Bridging the Gap in Football Rivalries
by Morgan LaMere | published Feb. 19th, 2020
You’re back home for the holidays with your family; it’s late and most of the house is quiet when you suddenly hear the familiar roar from down the hall: “YES. GO, GO, GO! LET’S GO -insert team name here-!”
It’s likely that you’ve heard this sort of passion-fueled call at some point in the past from a sports enthusiast relative and it gets even more common during the Super Bowl season. While seen across most popular sports, this sort of excitement and dedication is most commonly seen for American football.
According to Statista, 70 percent of people in the U.S. consider themselves fans of pro football, with a viewership of 98.2 million during the 2019 Super Bowl. During that year, an estimated $14.8 billion was spent on consumer products related to the Super Bowl alone.
To many, football is America's sport. With that title comes countless viewing parties, tailgates and rivalries. What is it that drives fans of the sport to such fervent loyalty and creates rivalries between teams that capture millions of fans and can last for decades?
Being a loyal fan means different things to different people, but there’s usually a common theme among how fans find their team. Thomas Mays is a longtime Buffalo Bills fan and a Rochester local.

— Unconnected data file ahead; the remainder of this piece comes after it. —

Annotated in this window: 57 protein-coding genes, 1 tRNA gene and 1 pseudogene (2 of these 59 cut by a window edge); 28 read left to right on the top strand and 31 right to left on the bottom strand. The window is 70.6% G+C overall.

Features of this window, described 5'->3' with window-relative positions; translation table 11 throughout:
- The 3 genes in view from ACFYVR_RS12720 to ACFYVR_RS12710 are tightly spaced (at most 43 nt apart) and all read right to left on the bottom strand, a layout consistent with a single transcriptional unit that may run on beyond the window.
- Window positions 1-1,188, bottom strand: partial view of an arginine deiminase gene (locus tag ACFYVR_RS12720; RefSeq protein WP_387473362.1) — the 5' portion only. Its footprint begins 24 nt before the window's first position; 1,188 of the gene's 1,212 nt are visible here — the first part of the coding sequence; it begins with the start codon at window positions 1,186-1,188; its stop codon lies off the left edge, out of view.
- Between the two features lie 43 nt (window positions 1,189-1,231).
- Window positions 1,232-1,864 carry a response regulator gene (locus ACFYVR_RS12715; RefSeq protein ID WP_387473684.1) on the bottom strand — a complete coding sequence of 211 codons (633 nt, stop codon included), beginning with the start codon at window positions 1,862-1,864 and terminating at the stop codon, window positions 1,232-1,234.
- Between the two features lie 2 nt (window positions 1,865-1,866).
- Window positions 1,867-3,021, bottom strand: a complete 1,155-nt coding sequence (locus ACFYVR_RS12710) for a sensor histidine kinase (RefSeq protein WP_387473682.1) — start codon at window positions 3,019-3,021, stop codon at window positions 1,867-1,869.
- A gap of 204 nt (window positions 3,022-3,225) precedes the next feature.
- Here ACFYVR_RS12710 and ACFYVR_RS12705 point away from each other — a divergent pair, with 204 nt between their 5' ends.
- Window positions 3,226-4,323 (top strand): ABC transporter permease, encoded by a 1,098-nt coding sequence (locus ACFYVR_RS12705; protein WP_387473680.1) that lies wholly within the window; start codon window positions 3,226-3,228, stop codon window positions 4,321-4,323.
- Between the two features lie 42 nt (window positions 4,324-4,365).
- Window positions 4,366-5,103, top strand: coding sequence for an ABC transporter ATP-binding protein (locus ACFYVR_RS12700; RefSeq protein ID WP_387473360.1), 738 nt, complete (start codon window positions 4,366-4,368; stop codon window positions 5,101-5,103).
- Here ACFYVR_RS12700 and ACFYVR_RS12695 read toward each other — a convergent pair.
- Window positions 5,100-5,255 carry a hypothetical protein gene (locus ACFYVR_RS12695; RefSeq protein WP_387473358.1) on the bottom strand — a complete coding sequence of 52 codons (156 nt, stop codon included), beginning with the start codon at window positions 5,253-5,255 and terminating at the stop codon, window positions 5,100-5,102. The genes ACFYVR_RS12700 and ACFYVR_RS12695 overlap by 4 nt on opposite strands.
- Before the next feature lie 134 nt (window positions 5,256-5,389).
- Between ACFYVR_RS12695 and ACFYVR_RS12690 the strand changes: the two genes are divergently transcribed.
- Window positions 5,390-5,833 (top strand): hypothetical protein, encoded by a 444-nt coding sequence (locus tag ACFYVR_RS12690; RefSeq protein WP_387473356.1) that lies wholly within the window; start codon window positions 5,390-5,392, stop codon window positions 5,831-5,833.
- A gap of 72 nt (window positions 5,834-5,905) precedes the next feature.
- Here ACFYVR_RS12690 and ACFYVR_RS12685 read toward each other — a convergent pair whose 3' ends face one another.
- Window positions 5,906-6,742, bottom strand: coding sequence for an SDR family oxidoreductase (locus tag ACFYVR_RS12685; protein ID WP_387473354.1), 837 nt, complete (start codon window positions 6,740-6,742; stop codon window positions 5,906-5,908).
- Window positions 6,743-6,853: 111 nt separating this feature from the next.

“I’ve been a fan for over 30 years now. I grew up down in Jamestown in the heart of Bills country,” Mays said.
Due to its close proximity to Buffalo, Rochester has a vibrant fan community featured by the Facebook group "Rochester Bills Backers," which has over 12,000 members including Mays.
Jon Burlew is another lifelong Bills fan, even though he currently lives in Kentucky. While not initially one, he got the chance to meet the Bills quarterback in elementary school and has followed them ever since.
“We moved out and continued to be fans,” Burlew said. “My family, boys and wife are all Bills fans.”
As was the case with Rob Keiser, a Pittsburgh Steelers fan, the team you follow is often decided for you at a young age.
"I grew up in the Pittsburgh area, it’s really your only option,” he said. “It’s part of your DNA growing up.”
“It’s really your only option. It’s part of your DNA growing up.”
According to Keiser, football and the culture surrounding it is a big part of his life and he attributes a lot to his wife for supporting that interest.
“I wait for the schedule to come out every April to plot potential road trips,” he said. “That’s okay if that’s what you enjoy, as long as you still find balance.”
What team you support doesn’t have to be decided by where you grew up; some are born without a local team and pick one up based on TV and others follow a specific player between teams.
This is how Pearse Lehmann, president of the RIT Football Club, began following his current team — the Baltimore Ravens.
“I became a fan ... when [Brett] Farve retired,” Lehmann said. “I just liked the way they played football.”
“I just liked the way they played football.”
According to Burlew, he and other Bills fans want to be associated and find pride with the “doing it the right way” mentality; working blue-collar jobs and fighting the good fight.